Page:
Developers struggle with where to put their business logic. We all know at an intellectual level that we should be keeping business rules and logic in some kind of a business layer, but I don't see it in practice that often. I do see a lot of business layers that turn around and call data layers. There's often nothing business-y about them.
Instead, the logic is sprinkled throughout the other layers, sometimes to take advantage of a technology, sometimes because of the strengths of the developer who wrote the code.
Validation controls in ASP.NET Web Forms are an example of business logic in the UI layer. Another is an ASP.NET Web Forms code behind event that calculate discounts for preferred customers on Page_Load.
ASP.NET MVC isn't immune from this either, although the validation logic story is better with Data Annotations letting validation rules flow up to the UI. Controller actions can be mistreated just like code-behind and often contain more business logic than they should.
And putting more logic in stored procs doesn't make your app dev teams more agile. It makes the data team the bottleneck for logic changes.
Journey to the Center of the App
A better approach is to lift that logic out of those layers and put it in your business/domain/core layer in C# POCOs. In many apps, this logic is what makes the app worthwhile. Sometimes, it's what gives the company a competitive advantage. It should be clear, expressive, and long lived code. It should not be coupled to any particular technology.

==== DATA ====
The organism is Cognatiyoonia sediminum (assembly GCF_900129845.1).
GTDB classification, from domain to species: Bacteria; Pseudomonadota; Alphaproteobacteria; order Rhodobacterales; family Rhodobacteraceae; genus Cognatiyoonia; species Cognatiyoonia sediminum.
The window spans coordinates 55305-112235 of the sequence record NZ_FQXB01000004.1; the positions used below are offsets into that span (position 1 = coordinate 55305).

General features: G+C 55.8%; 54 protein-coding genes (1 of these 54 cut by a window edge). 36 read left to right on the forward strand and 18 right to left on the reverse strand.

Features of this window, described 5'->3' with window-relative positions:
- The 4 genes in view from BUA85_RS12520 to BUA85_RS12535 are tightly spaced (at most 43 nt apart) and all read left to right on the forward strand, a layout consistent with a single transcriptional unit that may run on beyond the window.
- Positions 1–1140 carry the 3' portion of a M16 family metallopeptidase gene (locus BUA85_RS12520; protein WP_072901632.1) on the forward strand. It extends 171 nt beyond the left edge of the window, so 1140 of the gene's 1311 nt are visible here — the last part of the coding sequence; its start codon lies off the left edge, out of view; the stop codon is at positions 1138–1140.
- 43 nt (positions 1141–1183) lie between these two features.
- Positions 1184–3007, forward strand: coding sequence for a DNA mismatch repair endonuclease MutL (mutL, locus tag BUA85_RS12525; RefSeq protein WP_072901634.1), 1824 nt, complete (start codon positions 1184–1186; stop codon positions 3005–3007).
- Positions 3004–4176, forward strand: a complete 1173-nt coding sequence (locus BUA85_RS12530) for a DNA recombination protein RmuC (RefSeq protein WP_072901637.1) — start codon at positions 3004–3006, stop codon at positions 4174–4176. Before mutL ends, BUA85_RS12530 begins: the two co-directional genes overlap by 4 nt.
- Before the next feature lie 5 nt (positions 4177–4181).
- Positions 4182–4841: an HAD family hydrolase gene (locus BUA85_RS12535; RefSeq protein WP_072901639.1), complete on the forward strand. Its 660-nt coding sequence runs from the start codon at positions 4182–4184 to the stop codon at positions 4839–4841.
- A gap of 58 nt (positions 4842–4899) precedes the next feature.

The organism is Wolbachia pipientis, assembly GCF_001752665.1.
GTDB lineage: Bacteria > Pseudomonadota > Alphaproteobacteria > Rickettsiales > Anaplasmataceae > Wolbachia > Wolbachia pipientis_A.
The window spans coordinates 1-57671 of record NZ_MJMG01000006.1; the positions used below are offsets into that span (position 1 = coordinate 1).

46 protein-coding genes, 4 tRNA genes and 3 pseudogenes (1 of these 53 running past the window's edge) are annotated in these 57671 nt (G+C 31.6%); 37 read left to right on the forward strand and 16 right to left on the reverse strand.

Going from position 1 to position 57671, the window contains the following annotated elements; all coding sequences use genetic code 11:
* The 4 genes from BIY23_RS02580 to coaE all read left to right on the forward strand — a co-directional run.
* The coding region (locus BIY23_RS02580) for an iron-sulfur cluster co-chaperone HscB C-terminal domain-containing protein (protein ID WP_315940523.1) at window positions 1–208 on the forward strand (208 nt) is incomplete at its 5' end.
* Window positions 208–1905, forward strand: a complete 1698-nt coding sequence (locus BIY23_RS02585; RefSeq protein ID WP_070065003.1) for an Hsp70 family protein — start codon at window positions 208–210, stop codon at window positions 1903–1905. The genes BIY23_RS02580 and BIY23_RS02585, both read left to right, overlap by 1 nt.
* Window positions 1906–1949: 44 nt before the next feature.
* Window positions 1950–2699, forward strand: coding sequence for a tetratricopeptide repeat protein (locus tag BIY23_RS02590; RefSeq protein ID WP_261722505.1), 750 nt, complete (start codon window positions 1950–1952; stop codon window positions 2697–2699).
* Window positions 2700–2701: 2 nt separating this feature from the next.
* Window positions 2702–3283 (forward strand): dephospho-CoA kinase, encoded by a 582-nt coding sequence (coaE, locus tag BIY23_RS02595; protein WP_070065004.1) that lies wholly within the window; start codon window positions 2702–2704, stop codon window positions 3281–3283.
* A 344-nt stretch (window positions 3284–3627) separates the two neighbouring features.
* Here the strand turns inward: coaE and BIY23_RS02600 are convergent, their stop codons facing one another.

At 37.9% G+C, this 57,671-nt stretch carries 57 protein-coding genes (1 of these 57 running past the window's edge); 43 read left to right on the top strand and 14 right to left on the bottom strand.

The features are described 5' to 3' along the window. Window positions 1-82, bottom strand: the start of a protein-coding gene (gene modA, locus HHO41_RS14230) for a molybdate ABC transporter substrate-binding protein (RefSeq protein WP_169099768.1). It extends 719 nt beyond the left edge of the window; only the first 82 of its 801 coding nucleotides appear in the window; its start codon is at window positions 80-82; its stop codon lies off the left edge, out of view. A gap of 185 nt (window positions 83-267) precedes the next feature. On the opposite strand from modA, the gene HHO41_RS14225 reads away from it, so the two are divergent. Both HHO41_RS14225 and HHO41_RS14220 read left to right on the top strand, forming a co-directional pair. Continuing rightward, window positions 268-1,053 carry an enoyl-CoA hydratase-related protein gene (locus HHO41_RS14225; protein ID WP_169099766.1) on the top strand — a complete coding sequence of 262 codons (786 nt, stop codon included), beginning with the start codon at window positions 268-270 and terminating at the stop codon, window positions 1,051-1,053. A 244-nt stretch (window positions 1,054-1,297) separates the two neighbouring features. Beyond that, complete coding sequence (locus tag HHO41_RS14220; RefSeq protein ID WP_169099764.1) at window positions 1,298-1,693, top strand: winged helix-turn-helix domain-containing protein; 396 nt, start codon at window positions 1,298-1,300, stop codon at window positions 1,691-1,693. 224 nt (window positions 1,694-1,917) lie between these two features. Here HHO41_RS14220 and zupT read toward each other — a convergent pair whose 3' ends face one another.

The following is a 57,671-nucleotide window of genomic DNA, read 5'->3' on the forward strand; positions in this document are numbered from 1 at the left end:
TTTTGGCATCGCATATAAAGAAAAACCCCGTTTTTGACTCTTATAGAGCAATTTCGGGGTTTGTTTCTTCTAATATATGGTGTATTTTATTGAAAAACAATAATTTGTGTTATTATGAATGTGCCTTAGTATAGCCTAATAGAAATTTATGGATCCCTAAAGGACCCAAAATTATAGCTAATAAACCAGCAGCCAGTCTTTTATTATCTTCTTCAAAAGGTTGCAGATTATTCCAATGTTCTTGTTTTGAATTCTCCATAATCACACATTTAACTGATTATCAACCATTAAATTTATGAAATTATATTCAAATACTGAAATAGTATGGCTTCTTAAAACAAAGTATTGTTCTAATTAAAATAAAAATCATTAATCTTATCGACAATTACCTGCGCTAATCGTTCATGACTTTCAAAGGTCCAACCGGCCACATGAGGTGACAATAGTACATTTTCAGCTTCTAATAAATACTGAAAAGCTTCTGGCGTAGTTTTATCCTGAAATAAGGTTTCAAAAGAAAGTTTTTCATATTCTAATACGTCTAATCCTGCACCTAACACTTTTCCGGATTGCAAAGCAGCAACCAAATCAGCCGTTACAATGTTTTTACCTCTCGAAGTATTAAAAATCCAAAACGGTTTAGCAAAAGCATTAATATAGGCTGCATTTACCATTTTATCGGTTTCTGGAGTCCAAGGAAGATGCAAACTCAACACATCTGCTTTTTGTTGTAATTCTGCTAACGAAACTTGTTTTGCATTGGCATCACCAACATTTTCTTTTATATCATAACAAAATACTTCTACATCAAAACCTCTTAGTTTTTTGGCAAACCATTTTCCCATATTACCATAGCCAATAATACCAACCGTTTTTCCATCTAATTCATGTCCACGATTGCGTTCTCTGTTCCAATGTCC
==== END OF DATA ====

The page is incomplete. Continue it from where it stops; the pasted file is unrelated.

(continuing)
These can be tricky changes to make once an app is partly finished or already up and working in production. There can be a lot of refactoring. But the effort can pay off in making the code more clear to anyone working on it and letting you make complex changes much faster because the logic is centralized and expressive.
How do you do this?
One test I like to use for where the logic goes is, "What if the technology changed?" What if I wasn't able to use Web Forms or MVC, but had to use Silverlight or any other future technology? What if SQL Server went away? What if we switched from stored procs to NHibernate and then again to Entity Framework? If we've got business logic wrapped up in our tools, no matter what the tools are, we can be sure the logic will need to be rewritten when the technology changes.
It's great to take advantage of new tools, but your code needs to keep it's distance where possible. Wrap the tool with an interface or something so the tool is decoupled from your logic, and you can replace the technology if you need to. I've written about this interface wrapping technique before.
Another great technique is using TDD or other test-first approaches because your code will be written with an eye toward how it will be consumed. You'll end up with lots of small classes and methods with expressive names. This outside-in approach to coding really guides you toward creating a clean API for the app's first customer - your test code.
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